King County has an aging system of 500 hardened embankments and levees, most of which are more than 40 years old. Many were built by farmers...

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King County has an aging system of 500 hardened embankments and levees, most of which are more than 40 years old. Many were built by farmers with the dirt they had on hand to protect their fields.

Today, these very same aging levees protect critical businesses and public infrastructure that support our livelihoods and collective prosperity.

If we learned anything from Hurricane Katrina in New Orleans, it’s that lives are lost and economies ruined when flood-control levees are ignored and collapse. It’s far less expensive to fund flood prevention than to rebuild communities after a catastrophe.

Flooding during November 2006 marked the eighth federally declared county flood disaster since 1990 and alone caused an estimated $33 million in damage to the levees and other facilities that comprise King County’s first and best line of defense against catastrophic flooding.

While recent floods have eroded many of those levees to the danger point, others are simply old and at the end of their useful lives.

Serious flooding in King County will likely affect your life, wherever you live, whether it’s in Duvall, on Queen Anne Hill in Seattle, in the Green River Valley or in Bellevue.

You may not live in a floodplain, but tens of thousands of your King County neighbors do. And tens of thousands more work in floodplains, own businesses in floodplains and commute through floodplains every day.

In fact, more than one fifth of King County’s daily economic output comes from employees who commute into or out of a 100-year floodplain.

Major transportation corridors, manufacturing and distribution centers and other important features of our economy are all located within areas that are susceptible to flooding. Many of our region’s employers have major operations in the floodplains.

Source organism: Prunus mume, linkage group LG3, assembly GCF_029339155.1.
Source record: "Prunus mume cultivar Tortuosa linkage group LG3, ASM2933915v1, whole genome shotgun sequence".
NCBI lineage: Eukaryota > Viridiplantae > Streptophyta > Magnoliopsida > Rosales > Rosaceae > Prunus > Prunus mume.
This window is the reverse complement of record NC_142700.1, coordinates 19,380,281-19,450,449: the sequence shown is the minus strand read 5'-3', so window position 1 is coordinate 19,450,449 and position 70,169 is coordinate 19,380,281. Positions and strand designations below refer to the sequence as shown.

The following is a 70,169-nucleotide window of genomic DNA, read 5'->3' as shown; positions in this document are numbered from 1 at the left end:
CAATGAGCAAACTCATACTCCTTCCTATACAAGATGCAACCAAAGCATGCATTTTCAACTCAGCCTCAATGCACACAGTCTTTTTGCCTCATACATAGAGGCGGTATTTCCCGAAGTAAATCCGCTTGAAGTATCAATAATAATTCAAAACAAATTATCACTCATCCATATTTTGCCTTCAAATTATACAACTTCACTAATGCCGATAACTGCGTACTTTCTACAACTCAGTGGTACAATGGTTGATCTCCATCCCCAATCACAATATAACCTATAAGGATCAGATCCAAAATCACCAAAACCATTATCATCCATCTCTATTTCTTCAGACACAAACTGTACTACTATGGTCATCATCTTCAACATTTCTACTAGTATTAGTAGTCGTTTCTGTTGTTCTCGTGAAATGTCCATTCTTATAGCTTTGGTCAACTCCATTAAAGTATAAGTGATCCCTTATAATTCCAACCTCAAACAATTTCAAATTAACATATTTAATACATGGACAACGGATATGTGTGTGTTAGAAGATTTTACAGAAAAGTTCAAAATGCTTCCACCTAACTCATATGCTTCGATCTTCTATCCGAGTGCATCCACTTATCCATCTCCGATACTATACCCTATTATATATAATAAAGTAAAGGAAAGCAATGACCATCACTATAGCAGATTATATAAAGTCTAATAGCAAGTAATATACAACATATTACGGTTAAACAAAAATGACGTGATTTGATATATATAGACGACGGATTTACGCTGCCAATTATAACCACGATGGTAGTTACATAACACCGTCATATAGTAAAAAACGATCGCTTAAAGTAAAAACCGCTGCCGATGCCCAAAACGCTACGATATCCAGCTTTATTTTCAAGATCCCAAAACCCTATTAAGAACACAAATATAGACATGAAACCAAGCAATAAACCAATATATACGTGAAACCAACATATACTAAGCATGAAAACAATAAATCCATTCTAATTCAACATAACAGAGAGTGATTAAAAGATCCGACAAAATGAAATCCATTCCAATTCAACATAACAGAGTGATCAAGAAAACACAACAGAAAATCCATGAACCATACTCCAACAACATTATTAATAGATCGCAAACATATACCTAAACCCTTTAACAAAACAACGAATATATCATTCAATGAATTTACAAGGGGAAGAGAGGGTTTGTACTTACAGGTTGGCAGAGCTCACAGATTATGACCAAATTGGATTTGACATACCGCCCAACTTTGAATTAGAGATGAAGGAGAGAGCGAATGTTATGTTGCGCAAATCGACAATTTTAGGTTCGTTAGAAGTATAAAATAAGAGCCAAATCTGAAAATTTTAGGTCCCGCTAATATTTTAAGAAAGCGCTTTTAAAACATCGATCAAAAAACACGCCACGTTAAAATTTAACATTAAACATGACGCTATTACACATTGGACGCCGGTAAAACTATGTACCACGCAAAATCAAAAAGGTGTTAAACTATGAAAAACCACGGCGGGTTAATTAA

The benefits of protecting our county’s floodplains extend far beyond the geographical boundaries of those specific areas, just as the negative impacts of flooding extend far beyond the high-water mark.

According to a recent analysis by ECONorthwest, Inc., the Pacific Northwest’s largest economic-consulting firm, a one-day shutdown of economic activity within King County’s floodplains would cost the region a minimum of $46 million in economic output. This figure isn’t surprising, given that the cities in the vicinity of the Green River alone comprise the largest single industrial area in the state of Washington.

Communities within King County may differ in their individual needs. But, strengthening our county’s flood-prevention infrastructure is an important step all King County residents should take together.

Fortunately, King County floodplain managers have developed a reasonable and systematic approach to minimizing the potential damage of flooding to our communities and our economy.

The King County Council has been working carefully with the executive branch, flood-protection experts and the community at large to improve safety in King County’s floodplains.

In January, the council unanimously adopted the executive’s proposed Flood Hazard Management Plan, which detailed numerous projects and strategies to reduce the threat and severity of flooding throughout King County. Development of the flood plan began in 2003 and included an extensive outreach process.

Key to the plan’s success was creation of a countywide flood-control-zone district, which we accomplished earlier this year. A 15-person district advisory committee recently completed work on recommendations to implement the flood-plan strategies.

We are all very concerned about tax burdens, but as we learned from Hurricane Katrina, making this reasonable commitment to repairing thelevees and implementing other recommendations identified in the Flood Hazard Management Plan ensures that we are doing all that can be done to protect our homes, businesses, roads and our economy.

If we fail to take the necessary preventive steps today, then we may be forced to react to an avoidable — and hugely expensive — catastrophe tomorrow.

Kathy Lambert represents river communities of the Eastside on the King County Council. Larry Phillips is chairman of the council’s Growth Management and Natural Resources Committee.